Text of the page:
Coal, an industry in terminal decline in the U.S. and around the world, has turned to developing country markets in a desperate effort to gain stabler footing. Despite being ill-suited to meet the basic electricity needs of much of the world's unelectrified population, the coal industry is attempting to portray itself as the key to ending energy poverty. Among coal companies, Peabody Coal has been particularly vocal in trying to convince the public that there's a place for coal in decreasing energy poverty.
But coal is the wrong tool for the job for several key reasons:
- Coal doesn't reach rural areas quickly. Eighty-four percent of people without electricity access live in rural areas which often are not connected to a centralized electricity grid, as a report from the Carbon Tracker Initiative has noted. Further, only seven percent of those without electricity access in sub-Saharan Africa live in a country with infrastructure for mining and producing coal.
Recognizing the plummeting relevance and, indeed, dangers of coal, the World Bank and countries including the U.S. have made commitments to stop financing coal overseas. In July 2015, Rachel Kyte, then-climate change envoy for the World Bank's, made it clear that she does not see coal as the solution to energy poverty. Kyte pointed out that connecting the world's unelectrified to a coal-fired grid would not necessarily wreck the planet but would definitely contribute to respiratory illness rates. Through President Obama's Climate Action Plan, the U.S. has committed to stopping the financing of coal overseas except in rare circumstances, with strict associated criteria.
Nonetheless, public subsidies are still part of what is propping up fossil fuel industries such as coal. According to new research from Oil Change International, G20 countries are providing $452 billion per year in subsidies for fossil fuel production domestically and abroad in developing countries. As the new report points out, "Without government support for production and wider fossil fuel subsidies, large swathes of today's fossil fuel development would be even less profitable, particularly for coal and for new hard-to-reach oil and gas reserves." Given the various harms of fossil fuels like coal, and their ill-suitedness to meeting energy access needs, this is no time for the world's richest countries to be investing in dead-end energy sources like coal.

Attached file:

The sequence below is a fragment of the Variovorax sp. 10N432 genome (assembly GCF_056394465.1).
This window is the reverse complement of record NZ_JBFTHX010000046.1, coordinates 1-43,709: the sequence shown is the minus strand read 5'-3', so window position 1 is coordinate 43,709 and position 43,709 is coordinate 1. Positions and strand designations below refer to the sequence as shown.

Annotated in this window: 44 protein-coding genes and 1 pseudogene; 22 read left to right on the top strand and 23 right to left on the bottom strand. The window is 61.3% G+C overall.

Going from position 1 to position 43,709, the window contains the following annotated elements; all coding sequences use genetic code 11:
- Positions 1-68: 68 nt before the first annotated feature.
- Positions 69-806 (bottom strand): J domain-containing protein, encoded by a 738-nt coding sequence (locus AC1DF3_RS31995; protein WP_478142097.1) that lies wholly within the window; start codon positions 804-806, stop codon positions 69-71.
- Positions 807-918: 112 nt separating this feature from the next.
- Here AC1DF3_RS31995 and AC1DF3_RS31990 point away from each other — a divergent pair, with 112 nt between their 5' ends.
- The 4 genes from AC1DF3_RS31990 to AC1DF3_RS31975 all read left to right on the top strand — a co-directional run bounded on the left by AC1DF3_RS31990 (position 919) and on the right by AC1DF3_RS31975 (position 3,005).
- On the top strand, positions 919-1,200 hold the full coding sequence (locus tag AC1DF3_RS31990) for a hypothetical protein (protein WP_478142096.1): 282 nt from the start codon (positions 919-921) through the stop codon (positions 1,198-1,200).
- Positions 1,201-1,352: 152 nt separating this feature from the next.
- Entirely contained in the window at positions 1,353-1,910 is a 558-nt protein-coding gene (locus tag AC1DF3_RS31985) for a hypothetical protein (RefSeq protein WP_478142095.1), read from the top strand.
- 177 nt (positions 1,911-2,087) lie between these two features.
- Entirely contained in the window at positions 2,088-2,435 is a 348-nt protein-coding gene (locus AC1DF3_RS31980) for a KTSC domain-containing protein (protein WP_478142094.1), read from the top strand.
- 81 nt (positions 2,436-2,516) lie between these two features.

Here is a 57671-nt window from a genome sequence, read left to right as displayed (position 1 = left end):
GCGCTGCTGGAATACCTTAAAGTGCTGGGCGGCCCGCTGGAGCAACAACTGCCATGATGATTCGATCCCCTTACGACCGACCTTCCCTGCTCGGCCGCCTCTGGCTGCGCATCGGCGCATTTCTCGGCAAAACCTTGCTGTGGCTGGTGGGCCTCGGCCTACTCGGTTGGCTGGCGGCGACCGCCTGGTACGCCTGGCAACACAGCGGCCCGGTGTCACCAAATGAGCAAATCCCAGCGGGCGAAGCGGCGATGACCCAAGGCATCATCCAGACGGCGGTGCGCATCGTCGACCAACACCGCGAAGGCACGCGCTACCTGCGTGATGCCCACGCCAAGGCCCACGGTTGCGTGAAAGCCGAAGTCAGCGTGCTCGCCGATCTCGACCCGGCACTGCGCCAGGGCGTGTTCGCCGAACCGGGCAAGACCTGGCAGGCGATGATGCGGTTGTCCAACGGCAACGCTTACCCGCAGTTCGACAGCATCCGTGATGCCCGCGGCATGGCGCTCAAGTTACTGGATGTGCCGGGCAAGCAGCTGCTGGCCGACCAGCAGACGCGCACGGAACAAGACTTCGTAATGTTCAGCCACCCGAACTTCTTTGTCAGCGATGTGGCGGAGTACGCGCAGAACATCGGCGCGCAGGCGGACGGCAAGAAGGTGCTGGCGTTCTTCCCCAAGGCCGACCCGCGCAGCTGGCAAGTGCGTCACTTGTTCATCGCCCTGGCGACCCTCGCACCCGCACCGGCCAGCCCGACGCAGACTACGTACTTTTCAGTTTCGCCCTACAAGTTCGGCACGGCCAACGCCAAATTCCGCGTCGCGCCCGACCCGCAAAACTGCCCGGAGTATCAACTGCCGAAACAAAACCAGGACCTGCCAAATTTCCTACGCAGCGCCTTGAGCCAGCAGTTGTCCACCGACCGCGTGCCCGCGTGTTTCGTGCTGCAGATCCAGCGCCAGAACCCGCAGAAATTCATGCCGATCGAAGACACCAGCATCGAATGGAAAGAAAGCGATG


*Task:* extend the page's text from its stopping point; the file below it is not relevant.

Oil Change International's report notes that, of the G20 countries, Japan was found to provide the largest amount of public support to fossil fuels at an average of $19 billion per year. As noted in an article from last month, this isolated Japan among G7 countries. Japanese projects have also been highly controversial in affected communities. One plant Japan may finance is the Batang Power Plant in Indonesia, which has been met with tremendous local opposition, delaying the project for four years. However, last week the OECD countries announced a deal on international coal financing that represents the first restrictions on coal plant subsidies from major supporters such as South Korea and Japan. While the agreement does not fully reflect the ambition shown by the United States, France, the UK, Germany, the Netherlands and the Nordic countries, as it could have been stronger were it not for the recalcitrance of a few countries like Australia, South Korea, and Poland and Japan, it remains a major step forward for international climate diplomacy.
And two weeks ago on November 14, Oil Change International and partners organized a Day of Action to expose the huge quantities of public funding that are propping up the fossil fuels industry. People supporting the campaign sent more than 15,000 tweets and emails to world leaders. You can still send a message urging leaders to stop funding dirty and outdated fossil fuels, using tools from the Stop Funding Fossils campaign website.
This column originally appeared on the Sierra Club's blog, Compass. Photos by Nicole Ghio.
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